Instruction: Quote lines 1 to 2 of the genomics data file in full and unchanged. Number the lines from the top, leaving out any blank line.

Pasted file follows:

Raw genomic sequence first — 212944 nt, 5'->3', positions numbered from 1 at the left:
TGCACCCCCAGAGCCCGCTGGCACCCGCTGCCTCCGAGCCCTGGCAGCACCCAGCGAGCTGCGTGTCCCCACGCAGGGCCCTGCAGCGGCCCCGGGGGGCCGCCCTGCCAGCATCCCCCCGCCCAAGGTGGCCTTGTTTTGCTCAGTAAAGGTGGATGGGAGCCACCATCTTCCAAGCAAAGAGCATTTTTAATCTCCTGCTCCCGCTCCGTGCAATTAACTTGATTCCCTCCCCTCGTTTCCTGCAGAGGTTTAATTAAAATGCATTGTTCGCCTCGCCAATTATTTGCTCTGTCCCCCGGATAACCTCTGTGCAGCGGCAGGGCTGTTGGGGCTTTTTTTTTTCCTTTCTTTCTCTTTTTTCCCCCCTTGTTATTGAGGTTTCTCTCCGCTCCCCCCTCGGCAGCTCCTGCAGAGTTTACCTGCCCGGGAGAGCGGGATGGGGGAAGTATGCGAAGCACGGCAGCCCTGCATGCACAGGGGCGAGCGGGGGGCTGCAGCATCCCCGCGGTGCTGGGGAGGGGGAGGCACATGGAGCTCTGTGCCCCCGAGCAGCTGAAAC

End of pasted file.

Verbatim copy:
Raw genomic sequence first — 212944 nt, 5'->3', positions numbered from 1 at the left:
TGCACCCCCAGAGCCCGCTGGCACCCGCTGCCTCCGAGCCCTGGCAGCACCCAGCGAGCTGCGTGTCCCCACGCAGGGCCCTGCAGCGGCCCCGGGGGGCCGCCCTGCCAGCATCCCCCCGCCCAAGGTGGCCTTGTTTTGCTCAGTAAAGGTGGATGGGAGCCACCATCTTCCAAGCAAAGAGCATTTTTAATCTCCTGCTCCCGCTCCGTGCAATTAACTTGATTCCCTCCCCTCGTTTCCTGCAGAGGTTTAATTAAAATGCATTGTTCGCCTCGCCAATTATTTGCTCTGTCCCCCGGATAACCTCTGTGCAGCGGCAGGGCTGTTGGGGCTTTTTTTTTTCCTTTCTTTCTCTTTTTTCCCCCCTTGTTATTGAGGTTTCTCTCCGCTCCCCCCTCGGCAGCTCCTGCAGAGTTTACCTGCCCGGGAGAGCGGGATGGGGGAAGTATGCGAAGCACGGCAGCCCTGCATGCACAGGGGCGAGCGGGGGGCTGCAGCATCCCCGCGGTGCTGGGGAGGGGGAGGCACATGGAGCTCTGTGCCCCCGAGCAGCTGAAAC